School of Public Health
Crossroads Building and Tower Opening
October 26, 2006
The practitioners of public health will tell you that they are being most effective when no one sees their work.
When there is no communicable disease … no environmental health disaster … no deadly epidemic … then public health is successful. It is an invisible occupation that receives widespread attention only when things go wrong.
At Michigan, public health education and training is exceptional, innovative and effective. And with today’s opening of the Crossroads Building and Tower, “invisible” just went away.
This bold new building makes a statement. It tells the University community that our highly ranked School of Public Health is an intersection: an intersection of theory and practice; of basic science and advanced degrees; of community organizations and global problems; and of the Medical and Central campuses.
More than 20 interdisciplinary centers are based in the School of Public Health, making this a true crossroads of research at the University. Our scientists, toxicologists, biostatisticians and epidemiologists come together to explore problems such as the uninsured and children with asthma, take on challenges such as family planning and nicotine addiction, and find solutions for infectious diseases and youth violence.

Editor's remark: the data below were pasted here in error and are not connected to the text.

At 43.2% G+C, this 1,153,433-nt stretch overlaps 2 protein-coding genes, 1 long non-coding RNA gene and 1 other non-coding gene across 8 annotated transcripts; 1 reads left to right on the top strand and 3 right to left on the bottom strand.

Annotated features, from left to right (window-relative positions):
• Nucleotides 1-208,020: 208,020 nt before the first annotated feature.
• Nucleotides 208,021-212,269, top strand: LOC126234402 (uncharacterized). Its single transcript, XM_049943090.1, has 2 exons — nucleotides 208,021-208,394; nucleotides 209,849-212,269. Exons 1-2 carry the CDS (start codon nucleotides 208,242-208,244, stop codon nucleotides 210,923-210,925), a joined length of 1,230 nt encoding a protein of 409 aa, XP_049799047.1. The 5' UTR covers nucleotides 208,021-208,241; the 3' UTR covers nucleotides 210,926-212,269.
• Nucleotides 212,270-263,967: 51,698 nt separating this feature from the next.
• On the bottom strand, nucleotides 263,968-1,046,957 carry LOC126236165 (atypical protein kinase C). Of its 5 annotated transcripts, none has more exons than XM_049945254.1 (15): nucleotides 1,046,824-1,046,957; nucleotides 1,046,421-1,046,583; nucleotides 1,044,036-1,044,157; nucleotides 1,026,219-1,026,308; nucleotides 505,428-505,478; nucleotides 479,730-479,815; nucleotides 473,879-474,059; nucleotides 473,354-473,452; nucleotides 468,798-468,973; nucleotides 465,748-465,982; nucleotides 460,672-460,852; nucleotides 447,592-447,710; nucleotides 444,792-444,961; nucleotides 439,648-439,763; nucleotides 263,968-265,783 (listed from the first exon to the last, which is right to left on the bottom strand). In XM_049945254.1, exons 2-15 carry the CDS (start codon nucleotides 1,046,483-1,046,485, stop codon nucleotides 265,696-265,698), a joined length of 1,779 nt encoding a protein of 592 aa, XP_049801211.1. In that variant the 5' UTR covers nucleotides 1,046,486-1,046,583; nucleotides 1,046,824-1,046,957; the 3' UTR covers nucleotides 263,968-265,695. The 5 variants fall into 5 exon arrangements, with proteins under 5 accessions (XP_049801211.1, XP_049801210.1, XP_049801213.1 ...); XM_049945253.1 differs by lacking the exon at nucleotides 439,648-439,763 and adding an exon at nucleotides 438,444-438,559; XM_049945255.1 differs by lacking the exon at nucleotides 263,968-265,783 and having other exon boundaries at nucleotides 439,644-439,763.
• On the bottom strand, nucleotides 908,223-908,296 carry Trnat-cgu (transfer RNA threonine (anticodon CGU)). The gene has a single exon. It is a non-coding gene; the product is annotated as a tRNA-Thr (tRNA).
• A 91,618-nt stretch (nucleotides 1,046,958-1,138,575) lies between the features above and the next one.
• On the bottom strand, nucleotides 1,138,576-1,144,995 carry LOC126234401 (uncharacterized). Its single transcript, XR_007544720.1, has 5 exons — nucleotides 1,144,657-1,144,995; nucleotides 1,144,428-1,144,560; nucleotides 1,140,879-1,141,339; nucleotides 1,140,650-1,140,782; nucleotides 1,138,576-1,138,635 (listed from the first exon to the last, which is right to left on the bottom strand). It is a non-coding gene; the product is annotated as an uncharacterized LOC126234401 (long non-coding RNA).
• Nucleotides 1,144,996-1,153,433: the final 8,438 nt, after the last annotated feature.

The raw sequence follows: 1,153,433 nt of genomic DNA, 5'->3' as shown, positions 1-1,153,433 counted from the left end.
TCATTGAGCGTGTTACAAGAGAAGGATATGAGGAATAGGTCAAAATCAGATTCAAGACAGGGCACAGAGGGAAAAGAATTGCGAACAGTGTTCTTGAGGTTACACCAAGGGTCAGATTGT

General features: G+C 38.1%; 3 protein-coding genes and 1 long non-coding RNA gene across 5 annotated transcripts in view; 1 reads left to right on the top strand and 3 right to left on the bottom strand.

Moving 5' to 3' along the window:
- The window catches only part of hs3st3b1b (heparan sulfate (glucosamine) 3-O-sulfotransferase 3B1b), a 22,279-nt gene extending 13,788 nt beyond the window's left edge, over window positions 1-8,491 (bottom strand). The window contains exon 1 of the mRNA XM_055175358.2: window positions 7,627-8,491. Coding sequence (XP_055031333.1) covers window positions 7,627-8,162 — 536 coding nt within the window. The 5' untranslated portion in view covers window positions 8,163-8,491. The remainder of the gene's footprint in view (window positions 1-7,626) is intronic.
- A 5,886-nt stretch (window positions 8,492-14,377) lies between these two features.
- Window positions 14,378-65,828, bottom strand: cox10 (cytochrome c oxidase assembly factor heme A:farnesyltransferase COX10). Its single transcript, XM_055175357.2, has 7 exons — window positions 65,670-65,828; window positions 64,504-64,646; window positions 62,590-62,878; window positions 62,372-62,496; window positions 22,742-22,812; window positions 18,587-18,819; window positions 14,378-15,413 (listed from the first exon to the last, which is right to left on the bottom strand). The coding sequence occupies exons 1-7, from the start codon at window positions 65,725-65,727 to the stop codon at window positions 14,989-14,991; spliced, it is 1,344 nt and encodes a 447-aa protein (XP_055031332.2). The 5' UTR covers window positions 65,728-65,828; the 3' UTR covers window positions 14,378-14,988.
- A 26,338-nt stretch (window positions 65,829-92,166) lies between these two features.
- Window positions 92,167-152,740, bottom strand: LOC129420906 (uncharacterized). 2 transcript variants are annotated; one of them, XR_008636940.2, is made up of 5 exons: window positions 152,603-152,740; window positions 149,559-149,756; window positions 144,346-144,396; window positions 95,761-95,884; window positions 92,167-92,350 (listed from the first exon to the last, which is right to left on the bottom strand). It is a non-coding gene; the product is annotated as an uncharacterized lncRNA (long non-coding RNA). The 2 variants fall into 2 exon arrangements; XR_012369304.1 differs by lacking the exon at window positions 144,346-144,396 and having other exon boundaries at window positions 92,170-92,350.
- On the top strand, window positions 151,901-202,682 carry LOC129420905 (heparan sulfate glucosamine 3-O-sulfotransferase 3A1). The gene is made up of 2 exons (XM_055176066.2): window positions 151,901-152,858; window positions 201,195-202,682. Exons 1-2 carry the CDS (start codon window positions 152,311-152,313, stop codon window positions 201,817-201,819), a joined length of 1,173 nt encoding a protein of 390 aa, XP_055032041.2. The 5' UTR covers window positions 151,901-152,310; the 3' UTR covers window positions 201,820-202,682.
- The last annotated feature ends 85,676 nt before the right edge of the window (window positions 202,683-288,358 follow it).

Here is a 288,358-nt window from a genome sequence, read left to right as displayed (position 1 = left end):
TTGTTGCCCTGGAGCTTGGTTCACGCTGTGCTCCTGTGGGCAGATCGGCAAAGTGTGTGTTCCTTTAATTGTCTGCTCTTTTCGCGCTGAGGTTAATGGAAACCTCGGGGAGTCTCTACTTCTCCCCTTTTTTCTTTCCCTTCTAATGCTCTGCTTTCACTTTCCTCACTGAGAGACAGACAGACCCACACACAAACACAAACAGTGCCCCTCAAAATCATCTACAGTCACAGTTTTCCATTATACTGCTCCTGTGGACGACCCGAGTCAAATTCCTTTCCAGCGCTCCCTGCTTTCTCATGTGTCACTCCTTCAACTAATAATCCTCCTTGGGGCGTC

It is deep, broad research that touches every facet of human life in every corner of the globe. Ours is a school whose work stretches from controlling avian flu in Asia to stopping the spread of flu in campus residence halls.
We have many people to thank for this important work. The faculty and staff provide exceptional leadership with their research and their hands-on work. Our students are committed to the cause of public health and a profession that changes lives for the better.
And our donors believe strongly enough in the University to help make the Crossroads Building and Tower a spectacular addition to our campus. In particular, we owe a debt of gratitude to the W.K. Kellogg Foundation, the National Institutes of Health, and Robert Lane for their support.
This project began under the deanship of Noreen Clark and has been guided by Ken Warner. Building projects try deans’ souls, and I know both of you are rejoicing at the prospect of having all the School’s faculty and staff under one roof.
To the entire School of Public Health community—congratulations! You now have a remarkable space to parallel your remarkable program. We are pleased that Public Health has become so very visible at Michigan.